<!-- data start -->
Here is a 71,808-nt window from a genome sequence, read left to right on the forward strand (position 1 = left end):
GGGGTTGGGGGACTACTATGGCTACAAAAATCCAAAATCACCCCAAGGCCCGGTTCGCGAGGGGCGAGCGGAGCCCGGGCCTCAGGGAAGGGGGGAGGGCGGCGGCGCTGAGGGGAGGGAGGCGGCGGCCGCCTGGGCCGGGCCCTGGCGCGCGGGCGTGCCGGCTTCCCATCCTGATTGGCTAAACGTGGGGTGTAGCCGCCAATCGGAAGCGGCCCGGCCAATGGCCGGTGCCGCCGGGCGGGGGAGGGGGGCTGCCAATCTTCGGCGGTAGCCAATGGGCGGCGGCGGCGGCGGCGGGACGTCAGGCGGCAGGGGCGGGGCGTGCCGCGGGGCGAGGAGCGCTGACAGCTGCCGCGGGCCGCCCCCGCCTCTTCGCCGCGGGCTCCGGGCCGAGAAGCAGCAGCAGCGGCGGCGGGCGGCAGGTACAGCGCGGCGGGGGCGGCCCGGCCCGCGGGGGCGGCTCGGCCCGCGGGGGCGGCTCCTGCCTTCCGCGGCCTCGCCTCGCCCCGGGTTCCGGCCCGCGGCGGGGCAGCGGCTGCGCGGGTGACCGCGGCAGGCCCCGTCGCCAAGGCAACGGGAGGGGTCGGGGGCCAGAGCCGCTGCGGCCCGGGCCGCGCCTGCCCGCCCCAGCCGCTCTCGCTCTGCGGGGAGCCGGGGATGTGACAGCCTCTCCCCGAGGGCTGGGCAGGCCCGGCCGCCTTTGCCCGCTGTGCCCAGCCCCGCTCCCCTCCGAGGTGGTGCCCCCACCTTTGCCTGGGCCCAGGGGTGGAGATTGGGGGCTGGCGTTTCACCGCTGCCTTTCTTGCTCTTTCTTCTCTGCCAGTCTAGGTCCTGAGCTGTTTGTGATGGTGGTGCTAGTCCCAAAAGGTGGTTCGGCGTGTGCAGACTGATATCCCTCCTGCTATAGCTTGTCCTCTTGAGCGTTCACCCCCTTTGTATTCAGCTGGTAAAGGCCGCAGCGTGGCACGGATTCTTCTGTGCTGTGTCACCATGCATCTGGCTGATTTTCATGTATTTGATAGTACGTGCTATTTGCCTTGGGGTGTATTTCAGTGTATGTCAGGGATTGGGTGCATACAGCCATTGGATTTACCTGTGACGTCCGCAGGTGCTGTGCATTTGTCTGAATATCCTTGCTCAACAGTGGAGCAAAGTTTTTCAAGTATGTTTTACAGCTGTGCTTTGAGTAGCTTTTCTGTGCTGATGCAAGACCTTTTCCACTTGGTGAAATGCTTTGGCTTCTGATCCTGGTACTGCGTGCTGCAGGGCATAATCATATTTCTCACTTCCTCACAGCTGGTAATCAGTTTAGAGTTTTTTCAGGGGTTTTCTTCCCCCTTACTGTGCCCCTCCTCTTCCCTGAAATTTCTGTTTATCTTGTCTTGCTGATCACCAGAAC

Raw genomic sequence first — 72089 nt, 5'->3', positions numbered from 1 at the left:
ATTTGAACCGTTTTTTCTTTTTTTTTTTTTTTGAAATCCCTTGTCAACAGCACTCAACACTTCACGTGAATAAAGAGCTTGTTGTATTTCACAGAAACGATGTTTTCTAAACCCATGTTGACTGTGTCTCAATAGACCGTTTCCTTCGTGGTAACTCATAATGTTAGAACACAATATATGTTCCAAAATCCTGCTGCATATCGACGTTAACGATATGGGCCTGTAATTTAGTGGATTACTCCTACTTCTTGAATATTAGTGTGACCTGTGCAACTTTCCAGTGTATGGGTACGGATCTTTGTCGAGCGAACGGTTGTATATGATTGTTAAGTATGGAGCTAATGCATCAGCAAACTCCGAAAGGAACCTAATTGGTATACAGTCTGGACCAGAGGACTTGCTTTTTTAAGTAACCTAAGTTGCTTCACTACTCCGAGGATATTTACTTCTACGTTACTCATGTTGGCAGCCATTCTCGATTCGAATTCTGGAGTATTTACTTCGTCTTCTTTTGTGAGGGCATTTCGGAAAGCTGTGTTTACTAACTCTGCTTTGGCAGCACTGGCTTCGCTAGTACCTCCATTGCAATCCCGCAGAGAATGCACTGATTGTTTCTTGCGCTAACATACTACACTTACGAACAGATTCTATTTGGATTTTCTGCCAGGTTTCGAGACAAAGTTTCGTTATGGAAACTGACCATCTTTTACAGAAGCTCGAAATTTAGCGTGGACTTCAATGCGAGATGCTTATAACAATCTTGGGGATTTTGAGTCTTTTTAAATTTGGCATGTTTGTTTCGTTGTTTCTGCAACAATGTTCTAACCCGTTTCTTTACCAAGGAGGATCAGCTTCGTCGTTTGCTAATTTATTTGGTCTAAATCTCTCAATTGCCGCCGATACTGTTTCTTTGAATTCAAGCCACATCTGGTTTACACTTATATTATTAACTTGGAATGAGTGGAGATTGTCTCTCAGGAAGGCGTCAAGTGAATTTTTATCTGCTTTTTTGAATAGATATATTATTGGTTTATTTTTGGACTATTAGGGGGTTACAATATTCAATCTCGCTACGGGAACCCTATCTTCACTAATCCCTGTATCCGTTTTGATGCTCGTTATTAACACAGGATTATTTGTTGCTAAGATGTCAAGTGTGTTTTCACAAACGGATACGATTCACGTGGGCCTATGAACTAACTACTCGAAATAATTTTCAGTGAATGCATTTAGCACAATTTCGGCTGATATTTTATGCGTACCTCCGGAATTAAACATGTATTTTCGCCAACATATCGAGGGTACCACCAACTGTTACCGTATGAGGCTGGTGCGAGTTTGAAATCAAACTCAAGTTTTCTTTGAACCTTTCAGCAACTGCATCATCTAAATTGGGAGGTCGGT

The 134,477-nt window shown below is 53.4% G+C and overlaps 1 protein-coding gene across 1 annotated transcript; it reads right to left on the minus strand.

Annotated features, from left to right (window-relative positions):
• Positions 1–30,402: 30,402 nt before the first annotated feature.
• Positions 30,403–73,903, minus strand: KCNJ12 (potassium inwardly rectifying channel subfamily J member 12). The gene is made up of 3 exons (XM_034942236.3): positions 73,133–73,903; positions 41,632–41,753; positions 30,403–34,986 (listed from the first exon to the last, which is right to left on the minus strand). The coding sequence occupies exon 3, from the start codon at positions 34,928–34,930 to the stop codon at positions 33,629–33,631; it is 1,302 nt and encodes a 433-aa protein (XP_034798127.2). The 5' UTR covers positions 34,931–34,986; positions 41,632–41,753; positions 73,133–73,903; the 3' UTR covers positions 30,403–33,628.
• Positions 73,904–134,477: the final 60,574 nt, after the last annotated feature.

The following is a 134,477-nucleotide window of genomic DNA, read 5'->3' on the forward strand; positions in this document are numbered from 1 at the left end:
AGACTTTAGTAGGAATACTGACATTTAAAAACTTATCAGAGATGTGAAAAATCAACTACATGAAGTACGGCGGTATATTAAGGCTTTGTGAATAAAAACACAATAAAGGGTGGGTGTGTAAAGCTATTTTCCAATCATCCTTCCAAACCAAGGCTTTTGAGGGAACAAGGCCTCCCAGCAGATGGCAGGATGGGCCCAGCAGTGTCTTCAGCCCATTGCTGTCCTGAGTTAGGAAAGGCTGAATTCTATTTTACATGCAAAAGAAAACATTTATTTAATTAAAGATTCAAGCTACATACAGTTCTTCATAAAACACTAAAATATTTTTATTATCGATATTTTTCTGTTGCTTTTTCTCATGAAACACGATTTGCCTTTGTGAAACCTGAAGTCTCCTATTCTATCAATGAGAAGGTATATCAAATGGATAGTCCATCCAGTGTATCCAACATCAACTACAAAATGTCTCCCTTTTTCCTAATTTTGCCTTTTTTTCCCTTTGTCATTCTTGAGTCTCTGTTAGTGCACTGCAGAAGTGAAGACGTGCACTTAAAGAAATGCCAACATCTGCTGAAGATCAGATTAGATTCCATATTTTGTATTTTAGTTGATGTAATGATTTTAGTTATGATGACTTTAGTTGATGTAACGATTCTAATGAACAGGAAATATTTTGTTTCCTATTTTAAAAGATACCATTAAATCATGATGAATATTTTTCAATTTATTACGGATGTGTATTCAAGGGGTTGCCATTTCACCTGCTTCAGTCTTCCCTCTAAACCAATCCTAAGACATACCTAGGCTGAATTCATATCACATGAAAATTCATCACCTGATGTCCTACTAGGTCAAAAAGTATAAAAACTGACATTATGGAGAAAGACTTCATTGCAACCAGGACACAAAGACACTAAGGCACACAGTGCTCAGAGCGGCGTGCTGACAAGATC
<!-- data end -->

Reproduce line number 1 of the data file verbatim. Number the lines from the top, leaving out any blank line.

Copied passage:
Here is a 71,808-nt window from a genome sequence, read left to right on the forward strand (position 1 = left end):